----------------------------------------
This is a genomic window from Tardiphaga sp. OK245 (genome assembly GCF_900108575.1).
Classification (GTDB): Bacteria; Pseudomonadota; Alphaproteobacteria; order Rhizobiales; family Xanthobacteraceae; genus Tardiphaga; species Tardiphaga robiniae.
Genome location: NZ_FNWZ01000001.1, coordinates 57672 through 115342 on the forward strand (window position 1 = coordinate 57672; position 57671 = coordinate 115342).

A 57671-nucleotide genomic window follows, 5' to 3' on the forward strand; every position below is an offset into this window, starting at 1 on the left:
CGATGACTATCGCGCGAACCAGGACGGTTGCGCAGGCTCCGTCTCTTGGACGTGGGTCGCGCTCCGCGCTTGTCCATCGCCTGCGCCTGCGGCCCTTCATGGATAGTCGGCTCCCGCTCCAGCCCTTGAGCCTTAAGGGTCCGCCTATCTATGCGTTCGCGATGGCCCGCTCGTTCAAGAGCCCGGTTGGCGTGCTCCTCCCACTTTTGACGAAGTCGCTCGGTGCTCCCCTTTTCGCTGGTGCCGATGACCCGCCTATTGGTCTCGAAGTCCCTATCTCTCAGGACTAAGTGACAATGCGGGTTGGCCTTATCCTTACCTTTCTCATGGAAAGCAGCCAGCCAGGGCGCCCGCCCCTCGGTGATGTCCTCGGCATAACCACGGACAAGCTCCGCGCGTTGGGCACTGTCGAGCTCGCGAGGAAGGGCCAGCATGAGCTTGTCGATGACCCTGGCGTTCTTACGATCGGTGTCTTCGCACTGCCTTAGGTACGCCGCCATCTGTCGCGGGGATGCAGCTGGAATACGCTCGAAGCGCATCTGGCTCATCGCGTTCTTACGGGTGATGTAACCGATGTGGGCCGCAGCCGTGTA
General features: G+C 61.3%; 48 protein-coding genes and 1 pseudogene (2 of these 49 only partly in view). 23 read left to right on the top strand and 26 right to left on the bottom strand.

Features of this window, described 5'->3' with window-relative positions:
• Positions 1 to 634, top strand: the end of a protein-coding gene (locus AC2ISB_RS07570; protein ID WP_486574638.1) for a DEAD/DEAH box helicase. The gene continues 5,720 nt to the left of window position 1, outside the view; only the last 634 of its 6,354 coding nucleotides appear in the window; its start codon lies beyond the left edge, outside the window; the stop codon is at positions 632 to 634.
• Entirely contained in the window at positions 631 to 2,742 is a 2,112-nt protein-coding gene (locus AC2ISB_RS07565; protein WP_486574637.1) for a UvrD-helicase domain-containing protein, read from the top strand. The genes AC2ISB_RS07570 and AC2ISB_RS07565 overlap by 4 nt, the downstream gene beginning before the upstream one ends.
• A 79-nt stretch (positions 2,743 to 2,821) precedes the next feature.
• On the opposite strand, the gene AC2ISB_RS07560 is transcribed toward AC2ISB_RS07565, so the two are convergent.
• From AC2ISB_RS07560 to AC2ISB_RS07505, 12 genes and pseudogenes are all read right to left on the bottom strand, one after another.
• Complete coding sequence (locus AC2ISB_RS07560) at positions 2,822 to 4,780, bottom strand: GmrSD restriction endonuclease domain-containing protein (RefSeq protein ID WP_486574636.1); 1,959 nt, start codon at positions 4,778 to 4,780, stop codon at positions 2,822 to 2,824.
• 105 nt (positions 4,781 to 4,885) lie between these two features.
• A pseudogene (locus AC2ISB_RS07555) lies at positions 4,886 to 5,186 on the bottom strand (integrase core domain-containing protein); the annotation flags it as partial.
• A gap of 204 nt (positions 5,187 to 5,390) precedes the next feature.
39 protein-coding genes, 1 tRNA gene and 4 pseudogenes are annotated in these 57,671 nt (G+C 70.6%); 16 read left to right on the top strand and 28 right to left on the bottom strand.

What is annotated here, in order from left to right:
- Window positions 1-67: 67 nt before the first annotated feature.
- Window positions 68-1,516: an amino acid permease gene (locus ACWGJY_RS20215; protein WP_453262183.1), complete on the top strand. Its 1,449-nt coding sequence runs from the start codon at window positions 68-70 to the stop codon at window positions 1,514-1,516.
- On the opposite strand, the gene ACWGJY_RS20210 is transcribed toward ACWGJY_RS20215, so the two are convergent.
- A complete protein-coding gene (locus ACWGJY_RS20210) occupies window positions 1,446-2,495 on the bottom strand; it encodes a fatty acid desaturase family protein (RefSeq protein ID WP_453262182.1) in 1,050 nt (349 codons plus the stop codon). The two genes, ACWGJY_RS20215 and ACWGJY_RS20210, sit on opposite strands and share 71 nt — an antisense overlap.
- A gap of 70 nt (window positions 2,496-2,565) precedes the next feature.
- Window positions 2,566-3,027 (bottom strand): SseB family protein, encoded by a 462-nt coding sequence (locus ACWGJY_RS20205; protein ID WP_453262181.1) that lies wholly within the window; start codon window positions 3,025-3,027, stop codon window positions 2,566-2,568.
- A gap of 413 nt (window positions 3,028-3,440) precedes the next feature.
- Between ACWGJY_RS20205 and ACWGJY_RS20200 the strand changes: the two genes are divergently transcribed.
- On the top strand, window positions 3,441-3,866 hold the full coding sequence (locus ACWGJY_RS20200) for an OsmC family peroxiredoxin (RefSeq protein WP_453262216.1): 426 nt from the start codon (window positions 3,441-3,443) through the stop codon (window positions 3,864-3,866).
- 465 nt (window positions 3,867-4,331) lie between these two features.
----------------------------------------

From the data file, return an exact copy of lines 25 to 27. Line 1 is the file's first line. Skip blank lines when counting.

- A gap of 413 nt (window positions 3,028-3,440) precedes the next feature.
- Between ACWGJY_RS20205 and ACWGJY_RS20200 the strand changes: the two genes are divergently transcribed.
- On the top strand, window positions 3,441-3,866 hold the full coding sequence (locus ACWGJY_RS20200) for an OsmC family peroxiredoxin (RefSeq protein WP_453262216.1): 426 nt from the start codon (window positions 3,441-3,443) through the stop codon (window positions 3,864-3,866).